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45% of Australians lack trusted workplace relationships

TELUS health study reveals alarming deficit in workplace connections.

Content Insights

Urgent call for Australian businesses to prioritise risk reduction.
Younger employees between the ages of 20 and 29 exhibited notably lower scores.
Individuals under 40 being disproportionately affected.

Table of Contents




A recent report from TELUS Health unveils concerning statistics regarding workplace relationships in Australia, revealing that nearly half of employees lack trusted connections with their colleagues.

The report indicates that 45% of Australian workers feel disconnected in their workplaces, with individuals under 40 being disproportionately affected, reporting a lack of trusted relationships at nearly twice the rate of other age groups.

Jamie MacLennan, Senior Vice-president and Managing Director of APAC at TELUS Health, expressed alarm at the implications of this disconnect, stating that it silently contributes to feelings of detachment and isolation among employees, ultimately impacting their mental wellbeing and productivity. This issue gains significance in light of the World Health Organisation’s recognition of loneliness as a global threat to both physical and mental health.

The TELUS Mental Health Index, which examines the mental health landscape in Australia, sheds light on the challenges faced by employees and the initiatives undertaken by workplaces to address them. Despite growing awareness of the importance of psychological support in the workplace, the report found that nearly four in 10 employees doubt or are uncertain about their employers’ commitment to supporting psychological health and safety. Additionally, a significant portion of employees (37%) feel that cases of harassment, bullying, and other harmful behaviours are not addressed promptly and fairly, while 38% are unsure if they can raise such concerns without facing repercussions.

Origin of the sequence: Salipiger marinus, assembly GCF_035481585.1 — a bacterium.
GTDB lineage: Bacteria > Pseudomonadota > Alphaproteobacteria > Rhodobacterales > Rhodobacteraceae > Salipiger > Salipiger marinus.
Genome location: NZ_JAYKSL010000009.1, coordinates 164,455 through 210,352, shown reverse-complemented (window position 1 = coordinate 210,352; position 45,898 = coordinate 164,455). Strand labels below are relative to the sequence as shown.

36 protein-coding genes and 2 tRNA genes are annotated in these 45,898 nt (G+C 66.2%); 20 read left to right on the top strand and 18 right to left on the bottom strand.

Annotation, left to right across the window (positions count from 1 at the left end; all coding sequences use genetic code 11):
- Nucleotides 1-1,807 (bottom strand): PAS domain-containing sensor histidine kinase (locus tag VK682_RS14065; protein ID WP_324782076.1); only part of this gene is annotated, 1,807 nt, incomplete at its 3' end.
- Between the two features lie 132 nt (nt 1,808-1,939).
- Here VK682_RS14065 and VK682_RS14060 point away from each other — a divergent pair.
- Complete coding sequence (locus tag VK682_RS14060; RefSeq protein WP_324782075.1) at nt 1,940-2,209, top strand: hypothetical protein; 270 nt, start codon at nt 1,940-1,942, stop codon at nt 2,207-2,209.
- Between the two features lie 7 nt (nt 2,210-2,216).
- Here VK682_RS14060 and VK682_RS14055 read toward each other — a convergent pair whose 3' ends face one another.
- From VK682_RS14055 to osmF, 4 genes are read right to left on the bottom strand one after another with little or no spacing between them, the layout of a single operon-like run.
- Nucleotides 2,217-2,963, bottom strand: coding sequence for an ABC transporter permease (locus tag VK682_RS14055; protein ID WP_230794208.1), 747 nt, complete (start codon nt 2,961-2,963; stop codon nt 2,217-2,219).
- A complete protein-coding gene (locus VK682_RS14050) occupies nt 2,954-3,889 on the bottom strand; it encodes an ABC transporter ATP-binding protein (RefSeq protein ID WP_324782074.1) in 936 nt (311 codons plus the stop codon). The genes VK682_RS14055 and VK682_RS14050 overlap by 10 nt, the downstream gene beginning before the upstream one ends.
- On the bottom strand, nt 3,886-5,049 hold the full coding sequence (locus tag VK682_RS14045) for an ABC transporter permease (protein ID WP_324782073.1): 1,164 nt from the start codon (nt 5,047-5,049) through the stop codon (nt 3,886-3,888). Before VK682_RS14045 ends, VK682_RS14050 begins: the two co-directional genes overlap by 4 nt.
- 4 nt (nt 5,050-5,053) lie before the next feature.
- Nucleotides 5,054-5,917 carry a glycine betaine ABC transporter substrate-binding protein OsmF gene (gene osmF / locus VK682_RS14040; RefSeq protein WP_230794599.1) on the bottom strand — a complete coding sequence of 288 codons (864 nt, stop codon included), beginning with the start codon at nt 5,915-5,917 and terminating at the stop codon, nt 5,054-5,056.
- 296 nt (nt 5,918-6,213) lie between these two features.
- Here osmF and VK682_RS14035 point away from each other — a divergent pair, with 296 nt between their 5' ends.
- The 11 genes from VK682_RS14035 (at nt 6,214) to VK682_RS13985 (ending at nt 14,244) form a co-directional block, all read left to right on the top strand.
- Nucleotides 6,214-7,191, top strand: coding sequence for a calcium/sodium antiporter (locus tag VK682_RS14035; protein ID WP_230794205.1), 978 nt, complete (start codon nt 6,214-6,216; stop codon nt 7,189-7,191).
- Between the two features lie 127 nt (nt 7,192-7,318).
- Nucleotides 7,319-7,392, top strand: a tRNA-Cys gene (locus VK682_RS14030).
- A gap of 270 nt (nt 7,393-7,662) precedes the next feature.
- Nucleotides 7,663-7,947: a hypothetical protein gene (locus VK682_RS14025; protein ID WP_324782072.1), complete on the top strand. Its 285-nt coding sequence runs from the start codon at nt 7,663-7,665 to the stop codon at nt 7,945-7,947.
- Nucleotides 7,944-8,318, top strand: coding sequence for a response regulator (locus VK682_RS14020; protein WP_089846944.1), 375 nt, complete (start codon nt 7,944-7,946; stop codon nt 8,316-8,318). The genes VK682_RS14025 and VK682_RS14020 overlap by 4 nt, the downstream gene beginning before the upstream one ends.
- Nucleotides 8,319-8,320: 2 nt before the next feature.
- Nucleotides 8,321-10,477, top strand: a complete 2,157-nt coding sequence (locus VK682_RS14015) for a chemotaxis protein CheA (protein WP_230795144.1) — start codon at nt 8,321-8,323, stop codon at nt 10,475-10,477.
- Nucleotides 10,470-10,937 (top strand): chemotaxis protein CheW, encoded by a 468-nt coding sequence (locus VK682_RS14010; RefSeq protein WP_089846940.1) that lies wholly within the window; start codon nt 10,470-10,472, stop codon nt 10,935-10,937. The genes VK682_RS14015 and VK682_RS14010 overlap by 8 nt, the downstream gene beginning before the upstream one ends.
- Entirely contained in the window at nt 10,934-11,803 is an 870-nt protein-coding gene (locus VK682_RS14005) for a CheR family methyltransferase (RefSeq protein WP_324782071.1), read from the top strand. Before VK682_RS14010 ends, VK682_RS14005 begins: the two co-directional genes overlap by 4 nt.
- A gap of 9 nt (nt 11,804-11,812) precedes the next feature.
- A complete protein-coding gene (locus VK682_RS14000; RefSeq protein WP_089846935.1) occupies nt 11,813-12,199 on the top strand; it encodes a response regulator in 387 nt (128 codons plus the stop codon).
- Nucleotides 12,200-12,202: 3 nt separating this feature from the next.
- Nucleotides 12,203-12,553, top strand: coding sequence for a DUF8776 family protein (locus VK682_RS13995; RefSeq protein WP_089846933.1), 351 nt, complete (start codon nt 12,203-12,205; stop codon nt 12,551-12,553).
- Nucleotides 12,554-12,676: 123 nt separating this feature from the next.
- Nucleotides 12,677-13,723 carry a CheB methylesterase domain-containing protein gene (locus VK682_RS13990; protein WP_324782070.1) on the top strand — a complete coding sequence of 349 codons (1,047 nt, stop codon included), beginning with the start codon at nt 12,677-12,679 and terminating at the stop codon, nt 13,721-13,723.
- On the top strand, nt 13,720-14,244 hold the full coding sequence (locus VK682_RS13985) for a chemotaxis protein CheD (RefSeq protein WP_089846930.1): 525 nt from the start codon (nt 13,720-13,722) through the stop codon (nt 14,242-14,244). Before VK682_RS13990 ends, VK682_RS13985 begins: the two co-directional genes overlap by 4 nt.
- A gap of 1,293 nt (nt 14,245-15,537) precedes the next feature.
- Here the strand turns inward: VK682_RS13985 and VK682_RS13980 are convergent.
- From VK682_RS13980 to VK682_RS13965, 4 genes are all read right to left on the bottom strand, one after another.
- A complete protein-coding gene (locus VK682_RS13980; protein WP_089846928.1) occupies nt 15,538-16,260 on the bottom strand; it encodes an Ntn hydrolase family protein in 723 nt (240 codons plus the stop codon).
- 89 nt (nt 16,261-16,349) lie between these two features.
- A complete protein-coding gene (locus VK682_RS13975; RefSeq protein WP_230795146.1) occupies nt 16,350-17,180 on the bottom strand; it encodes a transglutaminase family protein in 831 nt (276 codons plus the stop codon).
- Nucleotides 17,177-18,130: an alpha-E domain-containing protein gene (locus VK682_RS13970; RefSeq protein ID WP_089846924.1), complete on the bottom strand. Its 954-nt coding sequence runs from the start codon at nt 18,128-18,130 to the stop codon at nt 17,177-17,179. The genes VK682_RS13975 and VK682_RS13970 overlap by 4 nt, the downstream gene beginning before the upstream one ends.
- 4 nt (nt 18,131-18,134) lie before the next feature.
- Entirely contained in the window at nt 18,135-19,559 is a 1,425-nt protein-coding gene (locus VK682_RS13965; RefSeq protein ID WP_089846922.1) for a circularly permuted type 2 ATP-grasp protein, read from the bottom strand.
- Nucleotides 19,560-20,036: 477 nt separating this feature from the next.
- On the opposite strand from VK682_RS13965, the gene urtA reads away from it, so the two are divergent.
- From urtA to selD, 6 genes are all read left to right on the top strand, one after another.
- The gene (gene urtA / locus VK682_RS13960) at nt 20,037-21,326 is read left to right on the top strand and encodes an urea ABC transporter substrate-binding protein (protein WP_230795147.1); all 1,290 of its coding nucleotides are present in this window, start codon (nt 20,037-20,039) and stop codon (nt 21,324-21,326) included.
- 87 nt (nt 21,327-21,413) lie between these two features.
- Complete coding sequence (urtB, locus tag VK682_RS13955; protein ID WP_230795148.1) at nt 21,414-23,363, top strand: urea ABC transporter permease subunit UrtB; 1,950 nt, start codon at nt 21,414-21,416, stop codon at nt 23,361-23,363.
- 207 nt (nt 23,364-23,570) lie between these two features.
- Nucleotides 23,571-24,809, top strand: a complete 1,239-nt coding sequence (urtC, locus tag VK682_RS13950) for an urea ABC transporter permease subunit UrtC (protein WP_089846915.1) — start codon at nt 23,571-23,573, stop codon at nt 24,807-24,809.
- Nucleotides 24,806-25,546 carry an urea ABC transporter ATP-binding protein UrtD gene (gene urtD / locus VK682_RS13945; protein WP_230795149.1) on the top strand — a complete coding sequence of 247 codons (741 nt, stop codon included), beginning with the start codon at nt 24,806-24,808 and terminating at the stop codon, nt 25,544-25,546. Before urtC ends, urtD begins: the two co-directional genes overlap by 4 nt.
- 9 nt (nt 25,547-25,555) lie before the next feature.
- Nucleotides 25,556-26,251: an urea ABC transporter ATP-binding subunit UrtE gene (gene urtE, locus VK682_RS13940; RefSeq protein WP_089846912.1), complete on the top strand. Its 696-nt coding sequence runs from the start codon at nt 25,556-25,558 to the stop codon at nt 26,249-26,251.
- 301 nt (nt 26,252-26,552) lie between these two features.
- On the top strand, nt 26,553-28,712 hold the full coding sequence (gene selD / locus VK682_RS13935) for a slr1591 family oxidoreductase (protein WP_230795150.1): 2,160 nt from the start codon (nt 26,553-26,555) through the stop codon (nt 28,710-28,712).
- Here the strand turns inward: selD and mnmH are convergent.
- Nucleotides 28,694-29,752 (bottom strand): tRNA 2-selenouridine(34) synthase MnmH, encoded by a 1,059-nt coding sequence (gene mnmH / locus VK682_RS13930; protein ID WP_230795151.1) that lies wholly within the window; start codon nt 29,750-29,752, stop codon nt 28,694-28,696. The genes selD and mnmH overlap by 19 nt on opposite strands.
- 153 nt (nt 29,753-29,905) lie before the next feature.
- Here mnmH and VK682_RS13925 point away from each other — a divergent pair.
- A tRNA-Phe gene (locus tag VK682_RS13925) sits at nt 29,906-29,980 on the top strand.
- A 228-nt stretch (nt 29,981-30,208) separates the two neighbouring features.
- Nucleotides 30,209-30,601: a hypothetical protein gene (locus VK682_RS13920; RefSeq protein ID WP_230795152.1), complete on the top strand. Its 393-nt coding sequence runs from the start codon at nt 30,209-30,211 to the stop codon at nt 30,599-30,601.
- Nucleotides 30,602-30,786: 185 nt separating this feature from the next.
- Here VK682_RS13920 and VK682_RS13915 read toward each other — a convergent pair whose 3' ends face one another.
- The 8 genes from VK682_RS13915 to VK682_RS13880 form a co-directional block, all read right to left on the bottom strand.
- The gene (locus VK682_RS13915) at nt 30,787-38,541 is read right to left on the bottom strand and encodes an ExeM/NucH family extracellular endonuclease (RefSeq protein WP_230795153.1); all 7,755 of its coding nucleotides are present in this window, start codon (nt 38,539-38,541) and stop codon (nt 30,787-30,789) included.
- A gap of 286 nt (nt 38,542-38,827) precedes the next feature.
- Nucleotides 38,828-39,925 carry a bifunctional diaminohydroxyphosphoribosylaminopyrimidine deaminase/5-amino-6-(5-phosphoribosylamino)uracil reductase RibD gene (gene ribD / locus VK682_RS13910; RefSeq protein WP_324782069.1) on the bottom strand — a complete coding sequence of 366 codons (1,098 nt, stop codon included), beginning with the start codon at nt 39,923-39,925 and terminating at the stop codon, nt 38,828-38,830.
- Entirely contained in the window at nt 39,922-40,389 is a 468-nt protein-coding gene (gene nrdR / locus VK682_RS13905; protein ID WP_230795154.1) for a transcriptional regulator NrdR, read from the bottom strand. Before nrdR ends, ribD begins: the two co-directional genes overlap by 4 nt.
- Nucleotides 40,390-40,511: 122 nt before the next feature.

MacLennan emphasised the urgent need for Australian businesses to prioritise both risk reduction and the promotion of a healthy workplace culture. Doing so, he argued, would not only improve employee wellness but also enhance business productivity.

The mental health scores provided by the report paint a grim picture of the current state of mental wellbeing among Australian workers. With a score of 63.1 in January 2024, a sizable portion of the workforce is deemed to be at high or moderate risk for mental health issues. Men, on average, reported slightly higher mental health scores than women, while younger employees between the ages of 20 and 29 exhibited notably lower scores, reflecting the unique stressors they face.


Paula Allen, Global Leader of Research & Client Insights at TELUS Health, attributed the lower mental health scores among younger employees to various societal factors, including economic instability and a lack of social support. She emphasised the role organisations can play in mitigating these challenges by fostering a culture of trust and providing comprehensive health, personal, and financial support programs.


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